Tuesday, May 19, 2009

Soak the Disappearing Rich – No, We Can’t

It looks like the golden goose has already fled the Northeast, according to a study done by the Manhatten Institute.

The Wall Street Journal reports: “Finally, there is the issue of whether high-income people move away from states that have high income-tax rates. Examining IRS tax return data by state, E.J. McMahon, a fiscal expert at the Manhattan Institute, measured the impact of large income-tax rate increases on the rich ($200,000 income or more) in Connecticut, which raised its tax rate in 2003 to 5% from 4.5%; in New Jersey, which raised its rate in 2004 to 8.97% from 6.35%; and in New York, which raised its tax rate in 2003 to 7.7% from 6.85%. Over the period 2002-2005, in each of these states the "soak the rich" tax hike was followed by a significant reduction in the number of rich people paying taxes in these states relative to the national average. Amazingly, these three states ranked 46th, 49th and 50th among all states in the percentage increase in wealthy tax filers in the years after they tried to soak the rich.”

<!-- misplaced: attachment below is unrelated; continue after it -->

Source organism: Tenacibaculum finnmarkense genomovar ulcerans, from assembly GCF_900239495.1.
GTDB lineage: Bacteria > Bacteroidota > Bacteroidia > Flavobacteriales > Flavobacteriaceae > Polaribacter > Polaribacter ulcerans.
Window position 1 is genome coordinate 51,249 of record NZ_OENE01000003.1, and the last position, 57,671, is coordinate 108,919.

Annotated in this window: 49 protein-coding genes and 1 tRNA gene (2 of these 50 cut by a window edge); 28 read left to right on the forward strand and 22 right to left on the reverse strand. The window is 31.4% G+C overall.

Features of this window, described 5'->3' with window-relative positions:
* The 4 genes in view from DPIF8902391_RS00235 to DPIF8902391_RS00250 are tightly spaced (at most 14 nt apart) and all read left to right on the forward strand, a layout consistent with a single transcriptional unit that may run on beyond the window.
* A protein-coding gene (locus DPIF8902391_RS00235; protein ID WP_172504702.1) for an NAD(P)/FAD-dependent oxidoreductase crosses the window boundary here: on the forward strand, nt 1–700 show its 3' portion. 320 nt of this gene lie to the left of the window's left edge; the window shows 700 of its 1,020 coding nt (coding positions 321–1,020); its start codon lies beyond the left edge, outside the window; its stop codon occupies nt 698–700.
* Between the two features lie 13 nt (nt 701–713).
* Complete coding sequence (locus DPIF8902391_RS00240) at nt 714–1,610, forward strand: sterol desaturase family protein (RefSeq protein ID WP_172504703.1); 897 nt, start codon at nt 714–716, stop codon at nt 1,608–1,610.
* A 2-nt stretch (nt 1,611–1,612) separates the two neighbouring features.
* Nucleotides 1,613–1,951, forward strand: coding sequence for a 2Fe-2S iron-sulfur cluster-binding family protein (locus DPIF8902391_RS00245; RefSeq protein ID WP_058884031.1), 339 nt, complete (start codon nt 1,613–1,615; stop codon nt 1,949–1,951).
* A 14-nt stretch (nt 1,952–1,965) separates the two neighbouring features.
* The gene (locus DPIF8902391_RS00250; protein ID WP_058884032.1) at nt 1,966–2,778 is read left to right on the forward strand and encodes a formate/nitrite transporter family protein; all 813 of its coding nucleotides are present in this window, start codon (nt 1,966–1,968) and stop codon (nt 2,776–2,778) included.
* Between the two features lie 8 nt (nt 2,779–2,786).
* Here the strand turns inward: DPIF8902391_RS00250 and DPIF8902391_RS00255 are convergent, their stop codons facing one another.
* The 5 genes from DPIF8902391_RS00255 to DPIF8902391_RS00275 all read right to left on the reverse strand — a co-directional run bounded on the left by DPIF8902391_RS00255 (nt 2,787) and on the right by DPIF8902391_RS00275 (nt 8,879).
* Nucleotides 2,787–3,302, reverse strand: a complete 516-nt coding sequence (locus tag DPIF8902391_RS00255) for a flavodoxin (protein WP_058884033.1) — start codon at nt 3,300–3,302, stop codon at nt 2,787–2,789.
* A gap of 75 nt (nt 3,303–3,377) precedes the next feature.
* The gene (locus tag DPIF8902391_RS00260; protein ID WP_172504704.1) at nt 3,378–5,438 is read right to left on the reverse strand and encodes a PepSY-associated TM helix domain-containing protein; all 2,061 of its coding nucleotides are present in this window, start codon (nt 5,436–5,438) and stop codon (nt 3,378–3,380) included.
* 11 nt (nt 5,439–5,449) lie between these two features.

After the New Jersey tax hike, the report notes, “there were 4,000 missing half-millionaires in New Jersey,” which now has one of the largest budget deficits in the US.

Some of the plucked rich moved out of state; those that remained reported less taxable income on their returns; and people who might have moved into high tax states had second thoughts. Many of the newly impoverished states have had a rough time holding their graduates because they moved in search of jobs that were disappearing in the high tax states.

The study also disputes the notion that low tax states cannot offer necessary amenities, such as good schools.

Wrong, say the authors of the report: “… and New Hampshire is our favorite illustration. The Live Free or Die State has no income or sales tax, yet it has high-quality schools and excellent public services. Students in New Hampshire public schools achieve the fourth-highest test scores in the nation -- even though the state spends about $1,000 a year less per resident on state and local government than the average state and, incredibly, $5,000 less per person than New York. And on the other side of the ledger, California in 2007 had the highest-paid classroom teachers in the nation, and yet the Golden State had the second-lowest test scores.”

Pro-growth states fare better in a global economy: “Texas created more new jobs in 2008 than all other 49 states combined. And Texas is the only state other than Georgia and North Dakota that is cutting taxes this year.”

States that do not learn from this history eventually will be faced with two unappetizing choices: Cut costs or impose taxes on the remaining tax payers left when the rich have fled to more prosperous, less tax punishing environments.
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